One firearm turned in
More than 300 rounds of ammunition and one firearm have been turned in since the Royal Cayman Islands Police Service ‘cash-for-guns’ programme started on 1 August.
“Individuals have received remuneration for that,” RCIPS Superintendent Marlon Bodden said Monday,
Officers also noted one .380-caliber handgun had been turned in earlier in the month.
Police were offering $25 per 10 bullets received under the programme, so payments from the fund established by the High Impact Media company will have totalled somewhere around $825 thus far for the ammunition alone.
Up to $200 was offered for each operational firearm turned in by 31 August, including working pellet guns and air rifles, police said.
In the first gun amnesty programme offered in July, police had just two firearms – a shotgun and a rifle – turned in. There was one BB gun turned in during the period. There were 144 rounds of ammo surrendered as well.
According to Robert Baraud of High Impact Media, his company has set aside $2,000 for police to offer to those who turn in weapons or ammunition. Additional donations for the programme will be sought from the private sector.
Mr. Bodden said he was disappointed with the results of the July gun amnesty programme. During a 2010 gun amnesty, 26 weapons were turned in along with 233 rounds of ammunition.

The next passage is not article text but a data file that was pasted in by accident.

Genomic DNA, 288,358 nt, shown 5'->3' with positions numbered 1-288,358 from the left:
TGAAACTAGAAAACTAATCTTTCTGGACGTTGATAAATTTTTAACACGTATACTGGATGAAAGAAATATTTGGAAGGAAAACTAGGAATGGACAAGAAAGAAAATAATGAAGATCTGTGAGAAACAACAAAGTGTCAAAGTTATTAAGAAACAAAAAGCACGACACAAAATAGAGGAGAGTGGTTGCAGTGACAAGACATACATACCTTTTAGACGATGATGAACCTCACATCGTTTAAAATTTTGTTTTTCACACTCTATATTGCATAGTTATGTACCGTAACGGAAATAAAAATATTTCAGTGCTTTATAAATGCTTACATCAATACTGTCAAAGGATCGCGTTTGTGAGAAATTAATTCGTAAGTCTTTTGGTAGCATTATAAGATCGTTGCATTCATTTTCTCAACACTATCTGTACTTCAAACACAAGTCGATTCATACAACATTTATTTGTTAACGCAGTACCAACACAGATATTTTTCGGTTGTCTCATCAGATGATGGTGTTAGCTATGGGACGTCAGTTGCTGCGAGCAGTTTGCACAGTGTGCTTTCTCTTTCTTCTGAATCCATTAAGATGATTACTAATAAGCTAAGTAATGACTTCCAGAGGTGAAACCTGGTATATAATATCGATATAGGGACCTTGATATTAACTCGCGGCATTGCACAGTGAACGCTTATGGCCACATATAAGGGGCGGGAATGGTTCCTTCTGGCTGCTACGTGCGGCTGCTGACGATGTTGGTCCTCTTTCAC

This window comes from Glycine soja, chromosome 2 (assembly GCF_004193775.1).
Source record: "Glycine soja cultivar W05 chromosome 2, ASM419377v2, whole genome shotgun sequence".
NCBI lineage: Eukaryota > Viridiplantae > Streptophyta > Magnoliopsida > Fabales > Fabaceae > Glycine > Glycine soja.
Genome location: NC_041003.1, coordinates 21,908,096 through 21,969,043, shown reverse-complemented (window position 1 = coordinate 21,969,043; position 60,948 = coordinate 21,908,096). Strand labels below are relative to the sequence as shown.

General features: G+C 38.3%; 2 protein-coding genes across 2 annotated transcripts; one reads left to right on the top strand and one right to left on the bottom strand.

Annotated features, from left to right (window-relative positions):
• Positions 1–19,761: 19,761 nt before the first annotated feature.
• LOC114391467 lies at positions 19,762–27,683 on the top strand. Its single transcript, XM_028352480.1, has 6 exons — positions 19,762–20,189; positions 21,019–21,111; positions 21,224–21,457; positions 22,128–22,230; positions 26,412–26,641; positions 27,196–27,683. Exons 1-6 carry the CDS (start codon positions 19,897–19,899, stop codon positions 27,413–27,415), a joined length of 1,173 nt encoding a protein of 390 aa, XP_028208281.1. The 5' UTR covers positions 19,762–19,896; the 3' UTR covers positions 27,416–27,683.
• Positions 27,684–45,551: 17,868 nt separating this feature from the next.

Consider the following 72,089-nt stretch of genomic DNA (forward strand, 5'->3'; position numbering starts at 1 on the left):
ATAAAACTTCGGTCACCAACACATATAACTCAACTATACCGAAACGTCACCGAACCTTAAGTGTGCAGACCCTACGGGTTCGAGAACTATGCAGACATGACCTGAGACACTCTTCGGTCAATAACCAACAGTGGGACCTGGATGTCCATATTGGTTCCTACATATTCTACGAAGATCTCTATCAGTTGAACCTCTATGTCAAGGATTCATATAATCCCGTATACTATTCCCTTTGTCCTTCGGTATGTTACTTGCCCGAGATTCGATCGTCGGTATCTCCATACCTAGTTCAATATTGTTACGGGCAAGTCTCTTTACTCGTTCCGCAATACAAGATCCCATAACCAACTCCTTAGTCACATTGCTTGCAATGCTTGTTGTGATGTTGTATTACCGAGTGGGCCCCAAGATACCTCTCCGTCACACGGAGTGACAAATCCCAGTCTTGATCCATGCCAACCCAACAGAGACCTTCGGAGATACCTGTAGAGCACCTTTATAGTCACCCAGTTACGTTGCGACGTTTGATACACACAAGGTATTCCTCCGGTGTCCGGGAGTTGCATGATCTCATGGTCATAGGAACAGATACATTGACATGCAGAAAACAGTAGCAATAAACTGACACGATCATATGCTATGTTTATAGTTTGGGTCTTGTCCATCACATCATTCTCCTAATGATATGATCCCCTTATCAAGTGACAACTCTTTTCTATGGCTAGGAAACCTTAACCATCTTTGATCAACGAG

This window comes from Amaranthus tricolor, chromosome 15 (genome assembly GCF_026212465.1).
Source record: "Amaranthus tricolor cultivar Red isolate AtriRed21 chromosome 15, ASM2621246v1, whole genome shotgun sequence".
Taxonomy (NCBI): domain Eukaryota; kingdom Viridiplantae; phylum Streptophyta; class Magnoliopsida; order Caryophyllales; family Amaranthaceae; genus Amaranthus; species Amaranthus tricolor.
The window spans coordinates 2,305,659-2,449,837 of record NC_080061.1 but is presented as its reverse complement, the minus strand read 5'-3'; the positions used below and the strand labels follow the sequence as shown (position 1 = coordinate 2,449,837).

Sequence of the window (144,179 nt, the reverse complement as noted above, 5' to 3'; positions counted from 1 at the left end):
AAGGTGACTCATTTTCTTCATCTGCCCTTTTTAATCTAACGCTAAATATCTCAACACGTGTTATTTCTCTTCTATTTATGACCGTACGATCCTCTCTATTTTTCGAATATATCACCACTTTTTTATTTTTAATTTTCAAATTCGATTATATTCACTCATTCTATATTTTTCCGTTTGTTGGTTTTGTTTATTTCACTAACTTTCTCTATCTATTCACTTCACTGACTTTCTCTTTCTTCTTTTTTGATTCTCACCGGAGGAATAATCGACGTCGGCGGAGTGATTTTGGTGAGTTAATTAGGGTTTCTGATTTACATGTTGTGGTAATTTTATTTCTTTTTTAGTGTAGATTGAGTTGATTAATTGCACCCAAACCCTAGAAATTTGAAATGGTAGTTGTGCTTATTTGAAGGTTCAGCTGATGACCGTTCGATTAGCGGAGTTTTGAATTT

“Look back … at the first stage of the amnesty, to ask me if I’m disappointed the answer would be ‘yes’,” Mr. Bodden said. “We have had so many incidents … during the amnesty that have involved the use of firearms where injuries have resulted and criminal activities have been committed.
A series of robberies and attempted robberies where shots were fired started with the 28 June shooting of Cayman Islands Brewery worker Kemar Golding. The shooting of 57-year-old Texaco station employee Medsadie Connor on 13 July was followed by two armed robberies in quick succession. Those involved Delworth’s Esso in George Town and Reflections Food-4-Less.
Mr. Bodden said no arrests had been made in connection with either of the incidents where the individuals had been shot. “We hope this will give an extra incentive for individuals who didn’t take the opportunity to hand in unwanted, unlicensed or illegal firearms,” Mr. Bodden said.
The RCIPS last ran a cash-for-guns programme back in 2002, Mr. Bodden said.